The Climate Disclosure Standards Board (CDSB), the consortium of business and environmental organizations formed at the World Economic Forum in 2007, is working on a proposal to get companies to report on how they address carbon stranded asset risks in the latest development to bring ‘stranded assets’ further up the agenda.
The move is part of a revision being considered to the CDSB’s climate reporting framework that was introduced in 2010 and follows on the heels of ExxonMobil, to an extent, reporting on the issue at the request of investors.
The revision is being put out to consultation, with a discussion paper looking at why what are termed ‘Carbon Asset Stranding Risks (CASRs)’ are “almost invisible in corporate reports”. Responses to the paper will feed into ‘version 2.0’ of the CDSB framework.
The CDSB – whose secretariat is hosted by the investor-backed CDP [the former Carbon Disclosure Project] – is proposing both amendments to existing legislation and new requirements to reporting laws, standards and practices. The consultation starts today (April 29) and runs to May 28.
“These changes are designed to encourage companies to account for and report in a way that enables investors and other users of mainstream corporate reports to identify, assess and respond to CASRs,” the London-based body said, adding there are “clear signals” that investors are starting to recognize CASRs through divestment practice.
The CDSB, which works with the Carbon Tracker Initiative whose work has put the stranded assets concept on the map, likens the current situation to the off-balance sheet/lack of transparency factors that contributed in part to the recent financial crisis.“Carbon Tracker’s work warns of similar crises brewing if CASRs continue to be invisible or obscured by lack of disclosure,” the document states. Thus, preserving the status quo whereby fossil fuel energy resources are sought, invested in, valued and listed on stock exchanges “threatens not just environmental, but financial disaster”.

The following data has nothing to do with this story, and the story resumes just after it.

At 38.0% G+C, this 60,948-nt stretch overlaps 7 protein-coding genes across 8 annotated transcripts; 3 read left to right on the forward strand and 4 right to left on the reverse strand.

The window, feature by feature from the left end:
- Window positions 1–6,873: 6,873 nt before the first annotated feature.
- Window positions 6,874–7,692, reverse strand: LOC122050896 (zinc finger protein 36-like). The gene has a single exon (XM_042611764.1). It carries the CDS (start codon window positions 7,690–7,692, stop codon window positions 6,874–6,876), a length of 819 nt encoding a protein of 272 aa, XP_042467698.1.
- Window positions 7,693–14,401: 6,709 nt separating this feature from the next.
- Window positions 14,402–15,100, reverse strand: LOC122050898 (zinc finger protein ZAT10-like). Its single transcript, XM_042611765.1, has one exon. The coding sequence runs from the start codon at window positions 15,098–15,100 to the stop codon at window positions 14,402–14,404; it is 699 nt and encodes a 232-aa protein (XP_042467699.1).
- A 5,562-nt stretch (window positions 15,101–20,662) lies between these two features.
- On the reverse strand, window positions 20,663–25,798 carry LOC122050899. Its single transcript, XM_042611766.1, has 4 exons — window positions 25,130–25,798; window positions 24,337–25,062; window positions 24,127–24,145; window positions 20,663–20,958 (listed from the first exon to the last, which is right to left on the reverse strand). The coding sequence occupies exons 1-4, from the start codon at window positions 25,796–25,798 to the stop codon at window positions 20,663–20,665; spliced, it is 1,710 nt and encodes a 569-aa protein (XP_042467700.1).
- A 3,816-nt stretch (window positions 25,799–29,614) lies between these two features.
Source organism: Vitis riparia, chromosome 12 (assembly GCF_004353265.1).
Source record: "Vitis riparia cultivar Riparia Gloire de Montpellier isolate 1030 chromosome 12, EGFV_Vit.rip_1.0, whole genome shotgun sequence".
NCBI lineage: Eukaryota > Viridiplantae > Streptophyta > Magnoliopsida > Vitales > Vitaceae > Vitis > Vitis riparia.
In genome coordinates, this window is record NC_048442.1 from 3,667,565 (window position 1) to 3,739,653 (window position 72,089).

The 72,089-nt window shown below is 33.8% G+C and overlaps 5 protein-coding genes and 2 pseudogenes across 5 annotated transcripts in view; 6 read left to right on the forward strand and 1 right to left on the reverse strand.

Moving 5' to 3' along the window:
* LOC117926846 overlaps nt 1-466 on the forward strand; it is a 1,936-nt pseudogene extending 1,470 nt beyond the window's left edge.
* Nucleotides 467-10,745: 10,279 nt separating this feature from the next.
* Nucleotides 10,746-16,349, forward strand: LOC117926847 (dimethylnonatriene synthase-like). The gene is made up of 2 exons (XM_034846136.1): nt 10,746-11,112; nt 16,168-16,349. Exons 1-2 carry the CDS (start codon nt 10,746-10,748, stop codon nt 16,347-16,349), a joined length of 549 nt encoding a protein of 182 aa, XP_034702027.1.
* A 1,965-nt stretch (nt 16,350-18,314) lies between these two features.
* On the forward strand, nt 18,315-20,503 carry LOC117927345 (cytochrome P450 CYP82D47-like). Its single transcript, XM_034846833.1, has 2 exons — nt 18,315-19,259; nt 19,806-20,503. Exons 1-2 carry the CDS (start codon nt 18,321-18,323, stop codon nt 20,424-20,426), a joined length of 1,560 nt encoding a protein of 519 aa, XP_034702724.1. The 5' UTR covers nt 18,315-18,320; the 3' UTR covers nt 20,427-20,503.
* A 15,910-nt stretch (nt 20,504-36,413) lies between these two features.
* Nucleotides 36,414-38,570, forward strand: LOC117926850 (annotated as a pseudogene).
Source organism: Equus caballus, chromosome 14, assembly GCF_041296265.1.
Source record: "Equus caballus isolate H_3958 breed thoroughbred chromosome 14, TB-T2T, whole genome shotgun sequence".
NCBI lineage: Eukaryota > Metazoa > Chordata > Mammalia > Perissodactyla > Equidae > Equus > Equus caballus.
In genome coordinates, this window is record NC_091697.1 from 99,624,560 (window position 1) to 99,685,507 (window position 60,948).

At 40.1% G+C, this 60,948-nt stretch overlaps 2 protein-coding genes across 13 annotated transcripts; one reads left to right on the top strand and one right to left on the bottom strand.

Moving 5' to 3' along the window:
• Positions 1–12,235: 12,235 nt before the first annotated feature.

“It is time for reporting standards to be updated to require disclosures relating to the potential risks from carbon assets becoming stranded,” said CDSB Executive Director Lois Guthrie.
The CDSB’s member bodies include the CDP, Ceres, the Climate Group, the Climate Registry, the International Emissions Trading Association, the World Council for Business and Sustainable Development, the World Economic Forum and the World Resources Institute.
Its Advisory Committee includes figures such as Jim Rogers, the former chairman of Duke Energy, Marlys Appleton, vice president at AIG Investments, Nathan Fabian, CEO of the Investor Group on Climate Change, Stephanie Pfeifer CEO at the Institutional Investor Group on Climate Change and Tobias Puhlmann, Principal Advisor on Energy and Climate Change at Rio Tinto. A technical working group is drawn from academia, the accounting profession and corporates. The CDSB is stressing that the paper represents the work of its secretariat and not necessarily the views of its board or technical working group.
Summary of proposals
1. Identify the most effective intervention points
2. Agree on language for classifying/communicating fossil fuel resources
3. Define the scope to provide a complete picture of risk beyond the balance sheet
4. Content and structure of reporting
5. Impairment testing
6. Disclosure in the notes and sensitivity analysis
7. Support and adopt relevant complementary activity